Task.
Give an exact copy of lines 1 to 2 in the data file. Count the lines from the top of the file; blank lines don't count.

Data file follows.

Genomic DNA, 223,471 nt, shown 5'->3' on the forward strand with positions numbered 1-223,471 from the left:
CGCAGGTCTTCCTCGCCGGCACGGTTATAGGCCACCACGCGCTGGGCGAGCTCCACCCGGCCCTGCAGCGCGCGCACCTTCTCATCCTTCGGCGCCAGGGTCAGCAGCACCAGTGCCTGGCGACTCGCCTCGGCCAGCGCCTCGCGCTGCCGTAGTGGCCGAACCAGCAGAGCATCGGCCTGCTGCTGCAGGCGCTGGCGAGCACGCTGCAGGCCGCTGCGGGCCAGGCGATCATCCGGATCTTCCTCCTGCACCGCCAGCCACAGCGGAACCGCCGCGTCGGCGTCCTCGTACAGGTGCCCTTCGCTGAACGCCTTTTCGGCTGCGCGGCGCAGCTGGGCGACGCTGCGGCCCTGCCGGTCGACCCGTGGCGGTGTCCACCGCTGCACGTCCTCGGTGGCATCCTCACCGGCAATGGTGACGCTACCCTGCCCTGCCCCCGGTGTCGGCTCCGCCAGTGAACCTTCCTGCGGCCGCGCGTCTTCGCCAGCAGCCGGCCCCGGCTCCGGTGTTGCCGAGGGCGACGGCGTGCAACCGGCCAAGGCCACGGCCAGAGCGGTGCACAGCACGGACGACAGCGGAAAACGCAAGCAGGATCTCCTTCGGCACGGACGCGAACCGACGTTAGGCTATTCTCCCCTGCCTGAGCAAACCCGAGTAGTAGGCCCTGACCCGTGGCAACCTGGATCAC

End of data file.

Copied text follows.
Genomic DNA, 223,471 nt, shown 5'->3' on the forward strand with positions numbered 1-223,471 from the left:
CGCAGGTCTTCCTCGCCGGCACGGTTATAGGCCACCACGCGCTGGGCGAGCTCCACCCGGCCCTGCAGCGCGCGCACCTTCTCATCCTTCGGCGCCAGGGTCAGCAGCACCAGTGCCTGGCGACTCGCCTCGGCCAGCGCCTCGCGCTGCCGTAGTGGCCGAACCAGCAGAGCATCGGCCTGCTGCTGCAGGCGCTGGCGAGCACGCTGCAGGCCGCTGCGGGCCAGGCGATCATCCGGATCTTCCTCCTGCACCGCCAGCCACAGCGGAACCGCCGCGTCGGCGTCCTCGTACAGGTGCCCTTCGCTGAACGCCTTTTCGGCTGCGCGGCGCAGCTGGGCGACGCTGCGGCCCTGCCGGTCGACCCGTGGCGGTGTCCACCGCTGCACGTCCTCGGTGGCATCCTCACCGGCAATGGTGACGCTACCCTGCCCTGCCCCCGGTGTCGGCTCCGCCAGTGAACCTTCCTGCGGCCGCGCGTCTTCGCCAGCAGCCGGCCCCGGCTCCGGTGTTGCCGAGGGCGACGGCGTGCAACCGGCCAAGGCCACGGCCAGAGCGGTGCACAGCACGGACGACAGCGGAAAACGCAAGCAGGATCTCCTTCGGCACGGACGCGAACCGACGTTAGGCTATTCTCCCCTGCCTGAGCAAACCCGAGTAGTAGGCCCTGACCCGTGGCAACCTGGATCAC